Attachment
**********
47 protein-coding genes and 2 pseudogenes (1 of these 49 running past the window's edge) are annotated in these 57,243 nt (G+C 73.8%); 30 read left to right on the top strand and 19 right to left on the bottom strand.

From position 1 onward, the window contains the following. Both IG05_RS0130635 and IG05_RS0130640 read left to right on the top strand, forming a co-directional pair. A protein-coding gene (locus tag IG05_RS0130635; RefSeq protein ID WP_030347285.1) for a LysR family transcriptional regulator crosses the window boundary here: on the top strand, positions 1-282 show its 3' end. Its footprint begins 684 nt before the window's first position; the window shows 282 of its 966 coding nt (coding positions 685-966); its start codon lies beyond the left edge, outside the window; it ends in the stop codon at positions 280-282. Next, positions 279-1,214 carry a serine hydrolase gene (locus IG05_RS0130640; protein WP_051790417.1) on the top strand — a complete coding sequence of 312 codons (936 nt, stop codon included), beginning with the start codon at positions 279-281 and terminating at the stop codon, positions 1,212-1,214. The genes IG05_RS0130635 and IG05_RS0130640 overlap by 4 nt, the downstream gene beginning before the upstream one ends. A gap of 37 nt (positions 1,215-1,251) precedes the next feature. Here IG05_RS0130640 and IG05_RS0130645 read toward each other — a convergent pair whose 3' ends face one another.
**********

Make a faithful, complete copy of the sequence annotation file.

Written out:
47 protein-coding genes and 2 pseudogenes (1 of these 49 running past the window's edge) are annotated in these 57,243 nt (G+C 73.8%); 30 read left to right on the top strand and 19 right to left on the bottom strand.

From position 1 onward, the window contains the following. Both IG05_RS0130635 and IG05_RS0130640 read left to right on the top strand, forming a co-directional pair. A protein-coding gene (locus tag IG05_RS0130635; RefSeq protein ID WP_030347285.1) for a LysR family transcriptional regulator crosses the window boundary here: on the top strand, positions 1-282 show its 3' end. Its footprint begins 684 nt before the window's first position; the window shows 282 of its 966 coding nt (coding positions 685-966); its start codon lies beyond the left edge, outside the window; it ends in the stop codon at positions 280-282. Next, positions 279-1,214 carry a serine hydrolase gene (locus IG05_RS0130640; protein WP_051790417.1) on the top strand — a complete coding sequence of 312 codons (936 nt, stop codon included), beginning with the start codon at positions 279-281 and terminating at the stop codon, positions 1,212-1,214. The genes IG05_RS0130635 and IG05_RS0130640 overlap by 4 nt, the downstream gene beginning before the upstream one ends. A gap of 37 nt (positions 1,215-1,251) precedes the next feature. Here IG05_RS0130640 and IG05_RS0130645 read toward each other — a convergent pair whose 3' ends face one another.